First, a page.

We will now check if the given options are true or false.

We know that union (denoted by \[\vee \]) of any two true (or false) statements is true (or false). Union of a true statement and a false statement is true as well.

Also, intersection (denoted by \[\wedge \]) of any two true (or false) statements is true (or false). While, intersection of a true and a false statement is false.

The complement (denoted by \[\sim \]) of a true statement is false and a false statement is true.

We will now use these rules to check all the options.

We will consider option (a) which is \[p\vee \left( \sim q\wedge r \right)\]. This is the union of a false statement with the intersection of two false statements, which is union of a false statement with a false statement. Hence, this is false.

We will consider option (b) which is \[\sim p\vee \left( q\wedge r \right)\]. This is the union of a true statement with the intersection of two true statements, which is the union of a true statement with a true statement. Hence, this is true.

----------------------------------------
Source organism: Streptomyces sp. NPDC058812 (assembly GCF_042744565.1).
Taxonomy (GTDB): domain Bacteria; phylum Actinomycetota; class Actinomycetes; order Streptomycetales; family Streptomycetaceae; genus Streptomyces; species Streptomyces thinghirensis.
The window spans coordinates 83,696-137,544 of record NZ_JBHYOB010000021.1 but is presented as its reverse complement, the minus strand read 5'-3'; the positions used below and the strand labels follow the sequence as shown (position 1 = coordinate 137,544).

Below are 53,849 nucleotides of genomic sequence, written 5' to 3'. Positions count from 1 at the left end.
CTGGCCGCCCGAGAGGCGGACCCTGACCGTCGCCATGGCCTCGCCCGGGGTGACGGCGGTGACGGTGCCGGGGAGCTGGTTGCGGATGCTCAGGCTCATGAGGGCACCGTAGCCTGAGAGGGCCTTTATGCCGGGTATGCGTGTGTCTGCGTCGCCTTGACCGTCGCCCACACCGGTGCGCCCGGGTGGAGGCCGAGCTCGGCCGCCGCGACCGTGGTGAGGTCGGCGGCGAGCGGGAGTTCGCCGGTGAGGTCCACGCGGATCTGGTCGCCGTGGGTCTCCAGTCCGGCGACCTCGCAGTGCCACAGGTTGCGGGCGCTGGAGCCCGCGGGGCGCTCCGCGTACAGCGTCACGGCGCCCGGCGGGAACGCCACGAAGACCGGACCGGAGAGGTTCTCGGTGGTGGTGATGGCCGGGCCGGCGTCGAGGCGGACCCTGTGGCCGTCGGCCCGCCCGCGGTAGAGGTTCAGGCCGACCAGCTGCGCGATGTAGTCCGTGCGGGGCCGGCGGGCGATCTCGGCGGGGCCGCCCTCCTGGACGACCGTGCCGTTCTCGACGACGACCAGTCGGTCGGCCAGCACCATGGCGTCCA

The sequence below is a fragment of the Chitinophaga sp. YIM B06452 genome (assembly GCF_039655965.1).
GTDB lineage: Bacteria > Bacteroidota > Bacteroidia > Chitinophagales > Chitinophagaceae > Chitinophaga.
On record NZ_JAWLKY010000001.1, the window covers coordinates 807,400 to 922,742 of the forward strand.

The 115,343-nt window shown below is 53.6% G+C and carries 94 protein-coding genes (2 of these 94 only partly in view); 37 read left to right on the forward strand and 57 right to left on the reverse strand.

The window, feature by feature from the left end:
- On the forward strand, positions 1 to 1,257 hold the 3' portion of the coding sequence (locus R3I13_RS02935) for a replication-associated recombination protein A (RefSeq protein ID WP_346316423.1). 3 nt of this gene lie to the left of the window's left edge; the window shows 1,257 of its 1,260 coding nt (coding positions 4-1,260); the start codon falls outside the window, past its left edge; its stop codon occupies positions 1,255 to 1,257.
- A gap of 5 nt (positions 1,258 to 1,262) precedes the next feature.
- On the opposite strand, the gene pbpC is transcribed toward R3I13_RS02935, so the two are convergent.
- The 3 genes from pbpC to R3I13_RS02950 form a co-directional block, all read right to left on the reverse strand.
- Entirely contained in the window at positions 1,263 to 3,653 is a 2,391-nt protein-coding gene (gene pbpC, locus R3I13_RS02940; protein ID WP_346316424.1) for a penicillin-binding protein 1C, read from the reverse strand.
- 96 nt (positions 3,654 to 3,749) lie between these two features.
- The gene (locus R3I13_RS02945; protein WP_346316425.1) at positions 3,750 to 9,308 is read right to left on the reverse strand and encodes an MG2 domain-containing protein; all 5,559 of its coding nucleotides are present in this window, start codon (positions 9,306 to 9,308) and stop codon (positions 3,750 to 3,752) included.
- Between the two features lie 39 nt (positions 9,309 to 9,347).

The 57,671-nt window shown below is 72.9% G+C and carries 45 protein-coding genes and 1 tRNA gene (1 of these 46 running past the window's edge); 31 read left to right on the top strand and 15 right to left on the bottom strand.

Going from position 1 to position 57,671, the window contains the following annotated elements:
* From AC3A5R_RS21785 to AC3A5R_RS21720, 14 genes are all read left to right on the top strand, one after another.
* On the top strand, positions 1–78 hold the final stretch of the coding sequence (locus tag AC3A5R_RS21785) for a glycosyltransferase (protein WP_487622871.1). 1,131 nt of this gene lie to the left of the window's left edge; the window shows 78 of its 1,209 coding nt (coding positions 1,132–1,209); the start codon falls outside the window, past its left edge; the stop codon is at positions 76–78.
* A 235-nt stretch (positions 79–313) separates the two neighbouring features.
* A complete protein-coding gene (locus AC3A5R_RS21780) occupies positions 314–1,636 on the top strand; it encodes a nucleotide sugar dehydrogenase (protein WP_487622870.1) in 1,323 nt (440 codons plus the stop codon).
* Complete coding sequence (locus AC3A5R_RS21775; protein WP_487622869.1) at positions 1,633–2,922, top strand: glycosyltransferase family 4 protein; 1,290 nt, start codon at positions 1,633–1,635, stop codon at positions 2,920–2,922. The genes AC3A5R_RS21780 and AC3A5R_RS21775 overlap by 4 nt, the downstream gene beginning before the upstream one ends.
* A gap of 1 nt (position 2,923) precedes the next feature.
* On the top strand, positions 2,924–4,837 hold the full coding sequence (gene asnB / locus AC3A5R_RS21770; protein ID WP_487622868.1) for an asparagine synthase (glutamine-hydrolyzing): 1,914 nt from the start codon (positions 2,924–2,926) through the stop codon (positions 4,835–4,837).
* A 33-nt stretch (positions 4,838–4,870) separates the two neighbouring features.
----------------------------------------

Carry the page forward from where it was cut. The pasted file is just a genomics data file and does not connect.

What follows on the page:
We will consider option (c) which is \[\left( p\wedge q \right)\vee \sim r\]. This is the intersection of a false and a true statement with the union of a false statement, which is union of a false statement with a false statement. Hence, this is false.

We will consider option (d) which is \[p\vee \left( q\wedge r \right)\]. This is the union of a false statement with the intersection of two true statements, which is the union of a false statement with a true statement. Hence, this is true.

We will consider option (e) which is \[\left( p\vee q \right)\wedge r\]. This is the union of a true statement and a false statement with the intersection of a true statement, which is the intersection of a true statement with a true statement. Hence, this is true.

Hence, the true statements are \[\sim p\vee \left( q\wedge r \right),p\vee \left( q\wedge r \right),\left( p\vee q \right)\wedge r\] which are options (b), (d), (e).

Note: It’s necessary to keep in mind the rules of union, intersection and complementation of logical statements to check if the given statements are true or false.

Last updated date: 15th Sep 2023

•

Total views: 360.6k

•

Views today: 4.60k